In March 2000, having just completed the shooting for Éloge de l’amour  - whose second half had been done in digital video -, director Jean-Luc Godard gave an interview to the periodical Cahiers du Cinéma [1]. This was a special issue of the magazine, and the idea was to investigate how recent technological, economic and social transformations affect the way cinema is made today. The director, who is normally reluctant about interviews, accepted the request upon one condition: the interviewers should bring him a VHS copy of the film “The Shining”, by Stanley Kubrick.

The dialogue with Godard is difficult from the first round. An initial attempt to make him talk about – among other ‘big issues’ in contemporary cinema – the digital image, the existence of cinema outside the cinema, etc, is followed by a merciless blow: Do you really ask yourselves these questions, or is it simply to exist, to play along, like on television? The interviewers, for their part, still seemed very excited with the idea that one of the most experimental of modern filmmakers was finally exploring the possibilities opened up by new technologies. He, who has thoroughly explored the possibilities of cinema, of analogical video, who has invented a completely original way of making films, would have plunged at last into the brave new world of digital media. And so the question is posed:

Does digital video interest you?

Of course, but I don’t see no reason why we should talk about it.

Making use of a theory of cinema to talk about digital video is perhaps an act of corruption, of illegitimacy. After all, video art has its own history, a ‘non-linear lineage’ that can be traced back to the 1960s, and one could even say that there is practically a consensus – among  art critics - to classify it within the field of the visual arts. Which does not mean, of course, that the dialogues between video art and cinema are not recurrent and prolific, as in the renowned works of artists such as Douglas Gordon, Pierre Huygue, among others. In the field of cinema things become a bit more complicated. Part entertainment industry, part experimentation, sometimes the product ‘film’ is too slippery to fit into any kind of classification.

My intention here is to put aside, for the time being, the specificities of each medium and to look at the moving image per se and the ways in which it is apprehended. The suggestion is that what is made visible, not only in The Kiss, but also in Leandro Lima and Gisela Motta’s body of work, finds   a resonance in philosopher Gilles Deleuze’s writings in Cinema 2. Departing from Henri Bergson’s ontology of images, mainly as set out in Matter and Memory, Deleuze argues that in post war cinema (the first volume, Cinema 1, is dedicated to pre-war cinema) there is an inversion of the sensory-motor scheme of classical cinema where time was subordinated to movement. Classical cinema is characterised by the movement-image, an image that is always linked to an action and therefore necessarily linked to an indirect representation of time. Modern cinema, on its turn, realises its capacity to make visible temporal relationships that can only become visible through the creation of images. It is what Deleuze calls ‘pure optical and sound situations’.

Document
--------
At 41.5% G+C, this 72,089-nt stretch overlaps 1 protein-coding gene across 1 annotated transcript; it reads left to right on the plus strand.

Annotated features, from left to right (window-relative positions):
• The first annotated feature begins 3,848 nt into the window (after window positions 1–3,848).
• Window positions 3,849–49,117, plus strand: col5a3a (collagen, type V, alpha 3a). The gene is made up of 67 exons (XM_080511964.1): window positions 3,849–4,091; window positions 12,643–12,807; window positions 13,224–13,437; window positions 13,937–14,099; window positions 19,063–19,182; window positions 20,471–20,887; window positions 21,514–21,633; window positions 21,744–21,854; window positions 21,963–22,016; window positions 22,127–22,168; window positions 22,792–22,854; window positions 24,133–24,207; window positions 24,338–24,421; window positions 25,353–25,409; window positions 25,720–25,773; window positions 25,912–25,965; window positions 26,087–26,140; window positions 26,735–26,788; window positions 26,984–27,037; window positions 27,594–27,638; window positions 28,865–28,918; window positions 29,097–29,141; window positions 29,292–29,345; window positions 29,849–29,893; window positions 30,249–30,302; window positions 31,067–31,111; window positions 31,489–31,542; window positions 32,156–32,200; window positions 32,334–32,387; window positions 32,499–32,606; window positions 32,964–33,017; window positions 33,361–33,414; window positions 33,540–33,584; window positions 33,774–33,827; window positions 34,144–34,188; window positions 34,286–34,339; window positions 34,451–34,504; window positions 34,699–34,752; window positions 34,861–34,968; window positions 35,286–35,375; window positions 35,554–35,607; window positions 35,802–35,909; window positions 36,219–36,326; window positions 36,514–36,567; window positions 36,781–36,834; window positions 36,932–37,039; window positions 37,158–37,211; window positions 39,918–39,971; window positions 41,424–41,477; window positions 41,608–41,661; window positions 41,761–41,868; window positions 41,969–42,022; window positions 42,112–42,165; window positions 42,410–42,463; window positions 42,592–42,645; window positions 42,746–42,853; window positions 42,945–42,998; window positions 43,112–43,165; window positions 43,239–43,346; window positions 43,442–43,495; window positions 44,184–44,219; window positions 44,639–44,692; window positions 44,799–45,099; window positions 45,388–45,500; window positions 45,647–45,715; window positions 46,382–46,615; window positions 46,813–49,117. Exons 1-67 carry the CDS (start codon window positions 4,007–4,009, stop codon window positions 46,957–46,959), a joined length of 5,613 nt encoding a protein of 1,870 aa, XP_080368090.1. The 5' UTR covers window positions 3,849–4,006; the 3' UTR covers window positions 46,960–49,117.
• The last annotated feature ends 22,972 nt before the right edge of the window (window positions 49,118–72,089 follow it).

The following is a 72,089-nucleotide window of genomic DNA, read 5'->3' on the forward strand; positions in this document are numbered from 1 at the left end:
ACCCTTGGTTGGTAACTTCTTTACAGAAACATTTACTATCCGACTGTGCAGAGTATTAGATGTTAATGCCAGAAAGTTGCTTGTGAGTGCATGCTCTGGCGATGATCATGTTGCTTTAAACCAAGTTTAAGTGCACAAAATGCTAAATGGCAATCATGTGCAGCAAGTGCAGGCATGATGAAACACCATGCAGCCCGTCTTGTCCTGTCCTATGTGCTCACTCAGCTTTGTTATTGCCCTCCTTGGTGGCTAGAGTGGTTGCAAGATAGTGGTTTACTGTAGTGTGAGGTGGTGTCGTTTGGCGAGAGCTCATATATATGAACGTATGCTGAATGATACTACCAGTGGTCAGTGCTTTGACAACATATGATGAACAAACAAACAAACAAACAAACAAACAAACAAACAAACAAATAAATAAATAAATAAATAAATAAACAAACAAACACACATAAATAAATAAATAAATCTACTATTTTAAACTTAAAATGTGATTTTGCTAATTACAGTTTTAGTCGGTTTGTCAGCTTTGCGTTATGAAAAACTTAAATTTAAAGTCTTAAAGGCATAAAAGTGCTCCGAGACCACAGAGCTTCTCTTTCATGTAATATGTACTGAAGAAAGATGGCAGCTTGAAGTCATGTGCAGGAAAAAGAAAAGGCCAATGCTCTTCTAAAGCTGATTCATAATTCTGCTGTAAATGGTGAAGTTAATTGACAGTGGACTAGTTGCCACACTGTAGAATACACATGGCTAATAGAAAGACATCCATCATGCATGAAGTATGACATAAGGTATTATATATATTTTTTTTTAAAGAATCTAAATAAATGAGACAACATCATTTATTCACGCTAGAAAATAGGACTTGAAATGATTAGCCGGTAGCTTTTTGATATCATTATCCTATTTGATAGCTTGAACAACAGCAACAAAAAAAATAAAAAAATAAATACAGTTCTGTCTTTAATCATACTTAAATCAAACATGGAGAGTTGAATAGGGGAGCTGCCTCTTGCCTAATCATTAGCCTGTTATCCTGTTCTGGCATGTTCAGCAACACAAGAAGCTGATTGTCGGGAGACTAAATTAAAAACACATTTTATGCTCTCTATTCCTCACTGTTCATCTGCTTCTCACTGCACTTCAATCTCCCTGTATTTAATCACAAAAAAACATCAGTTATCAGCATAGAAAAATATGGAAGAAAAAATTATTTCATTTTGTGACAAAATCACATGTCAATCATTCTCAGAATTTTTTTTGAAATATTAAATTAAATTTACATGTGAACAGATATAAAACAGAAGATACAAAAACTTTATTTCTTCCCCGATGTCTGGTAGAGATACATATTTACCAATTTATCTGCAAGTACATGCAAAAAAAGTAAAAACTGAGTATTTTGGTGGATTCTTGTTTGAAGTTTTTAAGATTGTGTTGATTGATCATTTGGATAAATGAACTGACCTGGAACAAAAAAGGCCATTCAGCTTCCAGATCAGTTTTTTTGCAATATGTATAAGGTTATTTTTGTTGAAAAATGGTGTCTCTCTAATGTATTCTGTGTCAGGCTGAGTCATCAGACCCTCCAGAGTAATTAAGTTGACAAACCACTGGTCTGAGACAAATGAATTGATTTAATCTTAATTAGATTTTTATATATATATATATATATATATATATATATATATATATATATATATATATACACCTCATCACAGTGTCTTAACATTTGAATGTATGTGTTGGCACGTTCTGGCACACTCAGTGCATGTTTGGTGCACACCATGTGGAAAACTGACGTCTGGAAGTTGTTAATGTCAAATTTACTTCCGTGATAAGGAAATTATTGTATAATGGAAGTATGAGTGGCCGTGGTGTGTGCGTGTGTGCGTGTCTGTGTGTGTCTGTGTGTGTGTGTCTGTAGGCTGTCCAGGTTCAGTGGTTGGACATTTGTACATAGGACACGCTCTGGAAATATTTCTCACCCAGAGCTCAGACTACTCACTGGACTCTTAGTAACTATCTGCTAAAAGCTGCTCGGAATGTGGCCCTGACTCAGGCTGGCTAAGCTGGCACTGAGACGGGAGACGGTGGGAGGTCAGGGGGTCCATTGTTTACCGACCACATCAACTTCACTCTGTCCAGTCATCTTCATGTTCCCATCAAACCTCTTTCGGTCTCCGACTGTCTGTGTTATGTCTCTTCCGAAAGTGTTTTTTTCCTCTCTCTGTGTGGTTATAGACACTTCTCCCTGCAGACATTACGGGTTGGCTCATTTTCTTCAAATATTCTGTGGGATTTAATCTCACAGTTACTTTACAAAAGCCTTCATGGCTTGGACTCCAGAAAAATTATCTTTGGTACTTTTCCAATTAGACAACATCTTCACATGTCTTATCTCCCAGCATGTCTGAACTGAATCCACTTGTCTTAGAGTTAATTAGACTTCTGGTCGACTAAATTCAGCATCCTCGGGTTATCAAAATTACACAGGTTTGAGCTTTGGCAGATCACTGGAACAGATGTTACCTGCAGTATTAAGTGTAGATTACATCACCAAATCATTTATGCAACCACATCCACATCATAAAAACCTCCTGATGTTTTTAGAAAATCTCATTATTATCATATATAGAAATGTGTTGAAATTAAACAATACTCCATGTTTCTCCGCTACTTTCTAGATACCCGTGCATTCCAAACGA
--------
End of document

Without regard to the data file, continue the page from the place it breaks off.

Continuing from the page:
According to the author, the Second World War is a determining factor in this break, for it ‘has greatly increased the situations which we no longer know how to react to, in spaces which we no longer know how to describe. These were ‘any spaces whatever’, deserted but inhabited, disused warehouses, waste ground, cities in the course of demolition or reconstruction. And in these any-spaces-whatever a new race of characters was stirring, a kind of mutant: they saw rather than acted, they were seers.’[2] What happens when the characters no longer know how to act and become seers themselves is the collapse of the action-image of classical cinema. But if action loses its central place, something else comes to replace it. This is the great inversion proposed by Deleuze: it is time - time in a pure state - that dominates modern cinema.

One of the strategies of modern cinema: ‘…sometimes…it is necessary to make holes, to introduce voids and white spaces, to rarefy the image, by suppressing many things that have been added to make us believe that we are seeing everything. It is necessary to make a division or make emptiness in order to find the whole again.’ [4]

There is no sound. There is silence. There are no cuts or different framings. There is the modulation of the image, the unstoppable modulation of the organic substance that traverses the bodies and allows them to meet on the limit imposed by architecture.

The bodies in The Kiss are not the first bodies in Leandro Lima and Gisela Motta’s work. Here they are almost static, immersed in a ceaseless flux and seemingly unconscious. In some other works the bodies move, albeit performing flimsy and repetitive movements neither making an attempt at completing a specific task nor offering us a narrative entry into the image in movement.